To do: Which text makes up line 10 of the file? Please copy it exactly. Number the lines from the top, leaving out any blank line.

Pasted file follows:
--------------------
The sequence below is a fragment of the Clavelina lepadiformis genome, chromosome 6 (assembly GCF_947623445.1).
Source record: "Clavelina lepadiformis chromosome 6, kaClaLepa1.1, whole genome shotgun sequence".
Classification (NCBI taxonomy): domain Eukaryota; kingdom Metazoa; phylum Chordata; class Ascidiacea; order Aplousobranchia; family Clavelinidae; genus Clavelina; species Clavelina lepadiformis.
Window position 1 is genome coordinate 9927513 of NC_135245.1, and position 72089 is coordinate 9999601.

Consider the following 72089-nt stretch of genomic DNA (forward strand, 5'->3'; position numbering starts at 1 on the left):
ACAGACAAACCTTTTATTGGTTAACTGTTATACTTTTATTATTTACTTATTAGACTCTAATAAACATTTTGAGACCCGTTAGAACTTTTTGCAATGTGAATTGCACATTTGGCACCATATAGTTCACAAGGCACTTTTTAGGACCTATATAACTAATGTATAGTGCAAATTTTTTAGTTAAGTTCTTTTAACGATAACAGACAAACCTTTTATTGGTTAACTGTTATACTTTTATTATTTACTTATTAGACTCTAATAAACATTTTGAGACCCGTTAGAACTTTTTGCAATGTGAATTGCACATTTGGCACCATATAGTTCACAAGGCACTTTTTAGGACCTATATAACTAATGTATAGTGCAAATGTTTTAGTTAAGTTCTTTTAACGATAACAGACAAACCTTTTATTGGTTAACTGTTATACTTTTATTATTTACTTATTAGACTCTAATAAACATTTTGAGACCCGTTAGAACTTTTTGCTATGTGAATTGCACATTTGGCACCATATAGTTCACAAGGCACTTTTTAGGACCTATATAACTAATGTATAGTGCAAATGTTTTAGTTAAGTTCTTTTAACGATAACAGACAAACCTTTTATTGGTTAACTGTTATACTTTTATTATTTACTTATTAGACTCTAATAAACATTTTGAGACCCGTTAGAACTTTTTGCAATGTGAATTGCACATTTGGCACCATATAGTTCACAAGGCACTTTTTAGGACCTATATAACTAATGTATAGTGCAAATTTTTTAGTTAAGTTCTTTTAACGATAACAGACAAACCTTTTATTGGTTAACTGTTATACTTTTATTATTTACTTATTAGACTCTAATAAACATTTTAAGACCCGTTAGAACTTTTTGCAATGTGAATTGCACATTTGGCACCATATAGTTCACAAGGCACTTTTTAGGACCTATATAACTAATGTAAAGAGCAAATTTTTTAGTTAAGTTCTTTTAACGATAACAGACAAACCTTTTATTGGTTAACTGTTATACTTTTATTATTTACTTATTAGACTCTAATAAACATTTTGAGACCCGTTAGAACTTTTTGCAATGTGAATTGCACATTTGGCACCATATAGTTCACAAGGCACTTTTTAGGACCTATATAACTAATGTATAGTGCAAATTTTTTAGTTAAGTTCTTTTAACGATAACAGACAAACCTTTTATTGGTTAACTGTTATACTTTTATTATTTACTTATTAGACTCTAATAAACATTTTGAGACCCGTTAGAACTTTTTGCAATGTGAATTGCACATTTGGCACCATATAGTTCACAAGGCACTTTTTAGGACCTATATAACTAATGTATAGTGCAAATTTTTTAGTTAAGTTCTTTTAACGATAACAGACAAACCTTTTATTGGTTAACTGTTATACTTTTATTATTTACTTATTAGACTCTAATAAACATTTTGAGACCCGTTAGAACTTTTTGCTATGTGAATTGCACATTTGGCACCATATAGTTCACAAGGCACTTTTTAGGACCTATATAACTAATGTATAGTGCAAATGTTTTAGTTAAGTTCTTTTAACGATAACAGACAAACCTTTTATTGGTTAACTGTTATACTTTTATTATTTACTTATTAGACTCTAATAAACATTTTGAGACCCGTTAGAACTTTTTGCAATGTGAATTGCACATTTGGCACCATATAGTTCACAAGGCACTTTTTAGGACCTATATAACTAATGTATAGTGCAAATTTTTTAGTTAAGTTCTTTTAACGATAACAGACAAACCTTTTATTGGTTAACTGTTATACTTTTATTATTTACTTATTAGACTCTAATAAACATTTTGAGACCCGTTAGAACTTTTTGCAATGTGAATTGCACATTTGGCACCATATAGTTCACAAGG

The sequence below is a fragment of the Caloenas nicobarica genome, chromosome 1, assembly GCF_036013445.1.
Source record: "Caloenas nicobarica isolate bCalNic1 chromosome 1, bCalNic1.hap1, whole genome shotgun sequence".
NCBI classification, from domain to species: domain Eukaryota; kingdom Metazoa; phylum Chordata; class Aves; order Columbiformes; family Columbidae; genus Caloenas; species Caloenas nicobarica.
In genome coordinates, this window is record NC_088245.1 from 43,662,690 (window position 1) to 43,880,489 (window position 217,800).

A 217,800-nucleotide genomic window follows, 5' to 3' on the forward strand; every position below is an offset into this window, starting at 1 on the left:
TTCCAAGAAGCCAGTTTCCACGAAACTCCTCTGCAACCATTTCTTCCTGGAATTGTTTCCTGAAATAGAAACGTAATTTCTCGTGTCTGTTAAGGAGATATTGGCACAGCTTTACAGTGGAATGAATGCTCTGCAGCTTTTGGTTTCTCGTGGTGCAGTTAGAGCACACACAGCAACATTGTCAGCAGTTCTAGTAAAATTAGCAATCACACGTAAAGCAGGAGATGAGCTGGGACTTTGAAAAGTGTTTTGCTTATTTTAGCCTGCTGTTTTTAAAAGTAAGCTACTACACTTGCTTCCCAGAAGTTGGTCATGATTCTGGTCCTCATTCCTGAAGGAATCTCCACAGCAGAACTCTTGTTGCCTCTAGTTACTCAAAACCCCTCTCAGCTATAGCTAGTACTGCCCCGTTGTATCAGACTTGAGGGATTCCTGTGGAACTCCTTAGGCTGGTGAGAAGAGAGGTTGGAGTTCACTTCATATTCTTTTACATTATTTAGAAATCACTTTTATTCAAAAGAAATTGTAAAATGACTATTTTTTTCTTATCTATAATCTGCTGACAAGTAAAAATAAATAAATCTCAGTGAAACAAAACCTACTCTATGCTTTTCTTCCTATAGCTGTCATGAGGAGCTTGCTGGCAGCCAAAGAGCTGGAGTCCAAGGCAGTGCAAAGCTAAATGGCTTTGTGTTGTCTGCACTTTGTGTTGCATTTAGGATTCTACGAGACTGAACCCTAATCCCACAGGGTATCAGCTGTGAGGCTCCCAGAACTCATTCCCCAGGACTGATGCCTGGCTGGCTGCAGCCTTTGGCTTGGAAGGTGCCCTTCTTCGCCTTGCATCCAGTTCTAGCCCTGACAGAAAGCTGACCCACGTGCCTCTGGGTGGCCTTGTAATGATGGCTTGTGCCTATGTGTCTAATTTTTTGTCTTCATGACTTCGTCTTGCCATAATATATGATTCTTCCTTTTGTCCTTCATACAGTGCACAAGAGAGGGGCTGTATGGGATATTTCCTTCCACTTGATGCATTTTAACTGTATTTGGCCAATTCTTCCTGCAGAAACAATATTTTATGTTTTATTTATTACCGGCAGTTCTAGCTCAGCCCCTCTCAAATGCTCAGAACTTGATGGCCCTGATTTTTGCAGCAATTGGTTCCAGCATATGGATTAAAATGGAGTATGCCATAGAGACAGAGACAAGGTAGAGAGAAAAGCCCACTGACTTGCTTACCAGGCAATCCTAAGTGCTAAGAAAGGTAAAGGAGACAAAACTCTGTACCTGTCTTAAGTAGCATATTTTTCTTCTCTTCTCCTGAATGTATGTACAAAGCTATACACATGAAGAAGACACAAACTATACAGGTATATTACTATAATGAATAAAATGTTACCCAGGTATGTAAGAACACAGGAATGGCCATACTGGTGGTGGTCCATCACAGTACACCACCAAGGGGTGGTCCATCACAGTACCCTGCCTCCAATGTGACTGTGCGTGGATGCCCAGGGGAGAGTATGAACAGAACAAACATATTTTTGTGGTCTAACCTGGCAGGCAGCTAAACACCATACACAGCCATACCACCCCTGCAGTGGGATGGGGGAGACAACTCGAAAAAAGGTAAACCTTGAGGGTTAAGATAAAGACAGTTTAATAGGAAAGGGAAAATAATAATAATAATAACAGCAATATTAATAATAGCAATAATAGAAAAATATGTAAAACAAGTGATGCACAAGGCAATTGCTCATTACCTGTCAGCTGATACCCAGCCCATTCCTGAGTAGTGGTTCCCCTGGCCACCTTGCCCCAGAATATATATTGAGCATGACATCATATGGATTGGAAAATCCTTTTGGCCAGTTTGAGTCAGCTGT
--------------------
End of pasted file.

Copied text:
In genome coordinates, this window is record NC_088245.1 from 43,662,690 (window position 1) to 43,880,489 (window position 217,800).